St. Benedict exhorts us: “Keep death daily before your eyes.” In this prompting taken from the fourth chapter of our patron’s Rule, we are reminded that God is the ultimate master of our lives, even if His presence is not always evident. In a fatherly way, St. Benedict also calls us to weep for our sins in fear of the coming Judgment. The reality of death and judgment reminds us to trust in the mercy and justice of God alone, whereas being forgetful of death can lead us to rely on ourselves and the world’s solutions to our problems.
Amid the coronavirus pandemic, life for the monks in Norcia (all healthy as of March 30) continues much as normal, with a few exceptions. Every morning, during the solemn high Conventual Mass, we have added prayers against pestilence. In the afternoon, we process through the property with relics of the True Cross, praying for liberation from “plagues, famines and wars,” as did the ancients, who knew these tribulations often arise together. Particularly in our prayers are the many doctors and nurses who are sacrificing much -- and risking much -- to keep others alive and return them to health. Our region of Umbria’s population is geographically dispersed, so the cases of coronavirus around us are fewer than in the far north. We know that this could quickly change.
A striking change for us has been the complete absence of visitors to the chapel. Although Norcia is off the beaten path, we are blessed to be able to often share our life -- the chanted Office and Holy Mass -- with visitors. The measures adopted by the Italian government have meant that most Italians now live in an imposed cloister in their homes and our friends abroad cannot travel. Hiddenness from the world takes on an almost sacramental symbolism during this extraordinary crisis.
For centuries, it was not possible to see up-close the mysteries of the altar. In certain periods, curtains were drawn at the most important moments of the Mass. Still today, the solemn prayers of consecration are said in the lowest of tones – a whisper – as the drama of the liturgy unfolds. The hiddenness intrinsic to the Mass (with an iconostasis in the Byzantine rite) was common to all in some form for many hundreds of years; it summoned an atmosphere of mystery. In our age, which demands to see in order to believe, God is offering us a chance to rediscover mystery – the mystery of the Mass’s unseen efficacy (2 Cor 4:18). We must rely on an invisible medicine for our ultimate salvation in the face of this invisible threat.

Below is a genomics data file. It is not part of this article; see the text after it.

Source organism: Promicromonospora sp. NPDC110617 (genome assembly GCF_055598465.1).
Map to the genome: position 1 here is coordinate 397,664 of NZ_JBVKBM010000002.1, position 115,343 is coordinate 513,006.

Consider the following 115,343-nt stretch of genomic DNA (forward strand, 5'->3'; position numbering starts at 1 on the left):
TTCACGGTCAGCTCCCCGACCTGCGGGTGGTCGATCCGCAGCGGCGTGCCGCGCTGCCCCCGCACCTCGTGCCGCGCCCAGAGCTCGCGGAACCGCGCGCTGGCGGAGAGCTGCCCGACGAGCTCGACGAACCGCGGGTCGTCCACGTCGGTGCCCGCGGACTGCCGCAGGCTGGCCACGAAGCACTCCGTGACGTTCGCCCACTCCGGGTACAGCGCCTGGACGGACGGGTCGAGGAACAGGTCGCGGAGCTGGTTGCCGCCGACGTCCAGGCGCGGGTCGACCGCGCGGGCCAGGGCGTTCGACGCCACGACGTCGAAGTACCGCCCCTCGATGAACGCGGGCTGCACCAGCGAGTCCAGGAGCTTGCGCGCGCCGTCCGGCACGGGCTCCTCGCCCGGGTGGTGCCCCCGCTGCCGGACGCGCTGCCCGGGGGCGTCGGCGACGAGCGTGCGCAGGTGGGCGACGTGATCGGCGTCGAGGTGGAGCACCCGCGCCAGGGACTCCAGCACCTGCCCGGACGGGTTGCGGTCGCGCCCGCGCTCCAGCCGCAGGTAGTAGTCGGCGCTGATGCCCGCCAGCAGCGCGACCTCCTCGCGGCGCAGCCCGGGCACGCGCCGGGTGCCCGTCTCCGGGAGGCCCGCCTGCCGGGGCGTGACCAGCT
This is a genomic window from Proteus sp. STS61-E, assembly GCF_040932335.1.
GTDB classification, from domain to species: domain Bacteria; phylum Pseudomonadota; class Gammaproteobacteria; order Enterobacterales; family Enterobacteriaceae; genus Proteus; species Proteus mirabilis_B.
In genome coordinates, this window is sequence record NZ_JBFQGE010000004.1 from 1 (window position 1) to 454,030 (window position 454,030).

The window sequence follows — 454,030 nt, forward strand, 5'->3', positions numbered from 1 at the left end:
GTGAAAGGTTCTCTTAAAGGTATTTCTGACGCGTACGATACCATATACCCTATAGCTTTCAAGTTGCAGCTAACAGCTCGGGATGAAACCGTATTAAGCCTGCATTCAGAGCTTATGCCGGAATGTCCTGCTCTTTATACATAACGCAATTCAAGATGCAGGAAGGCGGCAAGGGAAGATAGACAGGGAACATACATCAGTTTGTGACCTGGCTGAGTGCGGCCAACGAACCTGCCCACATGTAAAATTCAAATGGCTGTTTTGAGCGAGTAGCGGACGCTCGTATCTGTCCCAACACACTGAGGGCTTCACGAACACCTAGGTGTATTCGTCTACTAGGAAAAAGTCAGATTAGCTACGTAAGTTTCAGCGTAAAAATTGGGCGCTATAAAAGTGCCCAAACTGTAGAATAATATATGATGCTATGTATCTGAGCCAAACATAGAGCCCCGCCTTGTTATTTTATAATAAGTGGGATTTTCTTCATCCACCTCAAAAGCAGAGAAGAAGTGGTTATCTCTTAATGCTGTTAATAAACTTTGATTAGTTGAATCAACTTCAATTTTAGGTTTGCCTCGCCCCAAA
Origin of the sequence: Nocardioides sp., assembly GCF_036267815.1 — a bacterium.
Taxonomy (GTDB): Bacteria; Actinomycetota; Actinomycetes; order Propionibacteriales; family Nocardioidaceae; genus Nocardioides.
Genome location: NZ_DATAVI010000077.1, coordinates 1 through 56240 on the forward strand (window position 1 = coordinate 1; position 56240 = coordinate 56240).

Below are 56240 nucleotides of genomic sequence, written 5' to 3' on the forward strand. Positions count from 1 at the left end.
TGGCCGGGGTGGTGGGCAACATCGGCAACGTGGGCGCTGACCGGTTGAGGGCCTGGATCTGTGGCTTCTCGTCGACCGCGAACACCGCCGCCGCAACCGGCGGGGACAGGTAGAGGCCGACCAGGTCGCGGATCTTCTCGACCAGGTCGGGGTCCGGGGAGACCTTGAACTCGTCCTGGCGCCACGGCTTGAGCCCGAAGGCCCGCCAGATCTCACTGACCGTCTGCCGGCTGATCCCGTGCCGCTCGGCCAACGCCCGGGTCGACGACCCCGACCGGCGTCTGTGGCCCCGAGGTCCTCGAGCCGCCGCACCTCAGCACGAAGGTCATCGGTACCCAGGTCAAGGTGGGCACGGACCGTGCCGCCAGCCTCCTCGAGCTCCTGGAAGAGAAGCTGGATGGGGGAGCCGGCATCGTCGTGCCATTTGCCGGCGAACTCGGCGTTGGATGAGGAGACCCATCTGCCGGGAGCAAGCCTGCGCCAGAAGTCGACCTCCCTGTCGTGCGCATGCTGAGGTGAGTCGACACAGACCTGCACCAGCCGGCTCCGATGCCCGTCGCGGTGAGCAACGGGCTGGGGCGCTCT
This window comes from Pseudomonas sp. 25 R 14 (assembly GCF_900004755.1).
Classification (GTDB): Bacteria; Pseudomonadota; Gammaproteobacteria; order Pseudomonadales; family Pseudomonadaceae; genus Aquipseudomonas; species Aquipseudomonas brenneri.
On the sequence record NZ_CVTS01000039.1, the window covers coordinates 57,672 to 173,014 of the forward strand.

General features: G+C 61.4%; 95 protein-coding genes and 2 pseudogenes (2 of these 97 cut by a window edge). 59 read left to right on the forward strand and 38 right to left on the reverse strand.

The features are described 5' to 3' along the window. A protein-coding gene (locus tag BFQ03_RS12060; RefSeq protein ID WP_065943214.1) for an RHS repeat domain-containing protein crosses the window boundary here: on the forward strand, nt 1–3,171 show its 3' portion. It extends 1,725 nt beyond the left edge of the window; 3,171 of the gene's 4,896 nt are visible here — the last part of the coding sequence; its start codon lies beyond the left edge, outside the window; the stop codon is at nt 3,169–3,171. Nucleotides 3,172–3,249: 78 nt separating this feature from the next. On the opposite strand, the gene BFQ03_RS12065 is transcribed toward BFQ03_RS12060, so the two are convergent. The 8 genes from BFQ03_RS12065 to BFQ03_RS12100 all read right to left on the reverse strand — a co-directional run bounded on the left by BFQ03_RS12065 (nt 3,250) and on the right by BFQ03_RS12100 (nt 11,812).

One of the monastery’s greatest blessings in recent years has been the new monastic life born in trial. Many of the monks were clothed and made professions in the period after the 2016 earthquakes. Now, new monks persevere amid the pandemic. For example, on the Feast of the Annunciation, a young novice made his simple vows. Though no lay faithful attended, a full array of monks, angels and saints were there to watch. A spring snowfall brought a further sense of the unexpected to the event, making the feast’s momentous Gospel all the more prescient: “no word shall be impossible with God.”
It becomes clearer every day that we will all be suffering with the physical, economic, psychological and spiritual consequences of the coronavirus for some time. We should be willing to learn the lessons God wants to teach us. A great temptation is to demand that God return what we have lost. In the field of tragedy, God sows seeds of new life. We all must water them with our prayers (both seen and unseen), our sacrifices and, perhaps, even our lives. But death does not have the last word.
Very Rev. Dom Benedict Nivakoff, O.S.B.